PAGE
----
Together with the previous releases, the SpyFiles collection represents a unique and central resource where to find extensive and exclusive documentation about the global surveillance industry, also indexed and searchable through the WikiLeaks Search.

This is how it works

FinFisher - Customers

Through FinFisher's support and feedback platform, customers could provide feedback, open support request and obtain updates to the products they acquired.

The majority of customers are just identified by a 8 digits long alphanumeric username, the few recognizable usernames revealed names of third companies such as Cobham Surveillance GmbH in Germany, Dyplex Communications Ltd in Canada, Elaman GmbH in Germany and Trovicor GmbH in Germany. It's important to notice that none of them have product licenses associated with them, meaning they might be distribution partners, rather than actual customers.

Some customers were identified through the analysis of support requests and attached documents they provided to FinFisher support. This included Slovakia, Mongolia, Qatar State Security, South Africa, Bahrain, Pakistan, Estonia, Vietnam, Australia NSW Police, Belgium, Nigeria, Netherlands KLPD, PCS Security in Singapore, Bangladesh, Secret Services of Hungary, Italy and Bosnia & Herzegovina Intelligence.

Provided with the price list, we calculated an estimation of the profit FinFisher generated through the sale of surveillance products licenses. Applying the retail price to all the licenses available in the database, they amount to a total of €47,550,196, or €98,362,554 if we consider all the licenses marked as "deleted" too.
Consider that the FinFly ISP licenses were not taken into account as no price was provided, and that support and training costs were not included in this estimation. Therefore we could realistically expect a higher number.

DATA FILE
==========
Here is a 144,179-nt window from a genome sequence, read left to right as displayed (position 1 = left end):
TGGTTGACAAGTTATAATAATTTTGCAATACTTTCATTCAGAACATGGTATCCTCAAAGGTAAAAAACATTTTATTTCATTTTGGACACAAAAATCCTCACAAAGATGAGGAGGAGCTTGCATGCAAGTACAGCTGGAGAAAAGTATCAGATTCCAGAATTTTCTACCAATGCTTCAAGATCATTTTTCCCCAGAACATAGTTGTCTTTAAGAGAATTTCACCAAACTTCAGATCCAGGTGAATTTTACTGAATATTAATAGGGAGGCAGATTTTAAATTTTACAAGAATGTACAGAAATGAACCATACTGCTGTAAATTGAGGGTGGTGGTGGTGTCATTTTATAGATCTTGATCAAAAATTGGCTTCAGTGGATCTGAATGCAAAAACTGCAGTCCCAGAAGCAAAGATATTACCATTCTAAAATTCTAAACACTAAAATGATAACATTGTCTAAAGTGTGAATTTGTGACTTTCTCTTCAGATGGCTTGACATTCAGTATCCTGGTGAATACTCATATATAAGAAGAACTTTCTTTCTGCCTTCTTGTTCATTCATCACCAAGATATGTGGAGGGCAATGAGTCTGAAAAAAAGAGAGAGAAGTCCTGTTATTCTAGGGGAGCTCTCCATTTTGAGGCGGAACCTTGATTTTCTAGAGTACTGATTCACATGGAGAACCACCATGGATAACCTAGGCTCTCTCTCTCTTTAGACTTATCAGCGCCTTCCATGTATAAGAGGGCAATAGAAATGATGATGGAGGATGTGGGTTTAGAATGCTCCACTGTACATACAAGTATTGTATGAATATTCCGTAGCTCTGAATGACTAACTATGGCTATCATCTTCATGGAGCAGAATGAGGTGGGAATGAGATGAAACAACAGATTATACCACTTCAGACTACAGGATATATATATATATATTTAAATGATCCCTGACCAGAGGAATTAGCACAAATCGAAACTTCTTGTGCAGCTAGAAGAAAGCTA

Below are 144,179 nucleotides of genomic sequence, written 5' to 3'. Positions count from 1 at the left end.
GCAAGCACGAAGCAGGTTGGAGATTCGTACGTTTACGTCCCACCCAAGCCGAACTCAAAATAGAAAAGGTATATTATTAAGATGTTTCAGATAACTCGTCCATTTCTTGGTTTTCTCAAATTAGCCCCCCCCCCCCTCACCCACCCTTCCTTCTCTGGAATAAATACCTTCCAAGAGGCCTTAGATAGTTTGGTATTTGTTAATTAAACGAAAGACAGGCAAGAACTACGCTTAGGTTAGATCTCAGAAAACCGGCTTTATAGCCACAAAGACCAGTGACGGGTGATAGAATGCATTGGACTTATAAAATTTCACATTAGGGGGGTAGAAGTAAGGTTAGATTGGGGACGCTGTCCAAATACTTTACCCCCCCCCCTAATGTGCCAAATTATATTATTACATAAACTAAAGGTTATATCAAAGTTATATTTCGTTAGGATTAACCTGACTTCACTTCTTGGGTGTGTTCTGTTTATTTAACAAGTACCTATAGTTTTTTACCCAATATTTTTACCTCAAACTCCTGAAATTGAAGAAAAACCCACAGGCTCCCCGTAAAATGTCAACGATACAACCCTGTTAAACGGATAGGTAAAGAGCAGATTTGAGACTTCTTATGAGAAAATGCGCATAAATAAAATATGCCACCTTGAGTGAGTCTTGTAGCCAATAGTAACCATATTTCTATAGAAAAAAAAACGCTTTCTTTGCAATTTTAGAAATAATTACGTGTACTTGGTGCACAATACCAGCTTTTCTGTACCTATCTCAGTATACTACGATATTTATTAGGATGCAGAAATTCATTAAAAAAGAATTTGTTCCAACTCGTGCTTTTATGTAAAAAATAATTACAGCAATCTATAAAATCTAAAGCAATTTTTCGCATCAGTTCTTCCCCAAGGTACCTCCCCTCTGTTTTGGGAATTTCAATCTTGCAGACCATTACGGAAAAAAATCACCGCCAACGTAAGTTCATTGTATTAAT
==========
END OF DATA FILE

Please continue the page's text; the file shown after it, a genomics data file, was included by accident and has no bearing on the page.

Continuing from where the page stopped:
In the following table you can browse through each customer record, read their support requests, see the licenses they acquired, whether they are customers at the time of this publication and an estimation of how much money was invested in the acquisition of such licenses.

E7549C72 South Africa 23


Software Start Expiration Estimated Cost Deleted
FinSpy 2009-09-02 00:00:00 2011-09-03 00:00:00 Base license + 100 targets + 3 agents
FinFly USB 2009-09-02 00:00:00 2011-09-03 00:00:00 €4620Yes
FinFly LAN 2009-09-10 00:00:00 2011-09-14 00:00:00 €32580Yes
FinUSB Suite 2010-06-22 00:00:00 2011-06-30 00:00:00 €13080Yes
FinFly LAN 2009-09-10 00:00:00 2011-09-14 00:00:00 €32580Yes
FinUSB Suite 2010-06-22 00:00:00 2011-06-30 00:00:00 €13080Yes
FinUSB Suite 2010-06-22 02:00:00 2013-01-11 01:00:00 €13080Yes
FinUSB Suite 2010-06-22 02:00:00 2013-01-11 01:00:00 €13080Yes
FinSpy 2009-09-02 02:00:00 2013-01-11 01:00:00 Base license + 100 targets + 3 agents
FinFly USB 2009-09-02 02:00:00 2013-01-11 01:00:00 €4620Yes
FinFly LAN 2009-09-10 02:00:00 2013-01-11 01:00:00 €32580Yes
FinIntrusion Kit 2012-03-17 01:00:00 2013-03-18 01:00:00 €30600Yes
FinIntrusion Kit 2012-03-17 01:00:00 2013-03-18 01:00:00 €30600Yes
FinFly LAN 2012-03-17 01:00:00 2013-03-18 01:00:00 €32580Yes
FinFly LAN 2012-03-17 01:00:00 2013-03-18 01:00:00 €32580Yes
FinIntrusion Kit 2012-03-17 01:00:00 2014-04-29 02:00:00 €30600
FinIntrusion Kit 2012-03-17 01:00:00 2014-04-29 02:00:00 €30600
FinFly USB 2009-09-02 02:00:00 2014-04-29 02:00:00 €4620
FinSpy 2009-09-02 02:00:00 2014-04-29 02:00:00 Base license + 100 targets + 3 agents
FinUSB Suite 2010-06-22 02:00:00 2014-04-29 02:00:00 €13080
FinUSB Suite 2010-06-22 02:00:00 2014-04-29 02:00:00 €13080
FinFly LAN 2012-03-17 01:00:00 2014-04-29 02:00:00 €32580
FinFly LAN 2012-03-17 01:00:00 2014-04-29 02:00:00 €32580
Total: €683340 (€2021400)


First Name Subject Description
E7549C72 FinSpy Mobile To whom it may concern

We are currently investigating the possibility of adding the FinSpy Mobile package to our cyber solution.

Brydon was always our contact person and he was in contact with our general manager, but he was moved to another structure. Can you please ask him to prepare a proposal and forward it to

ZAR Screensaver infection Hi,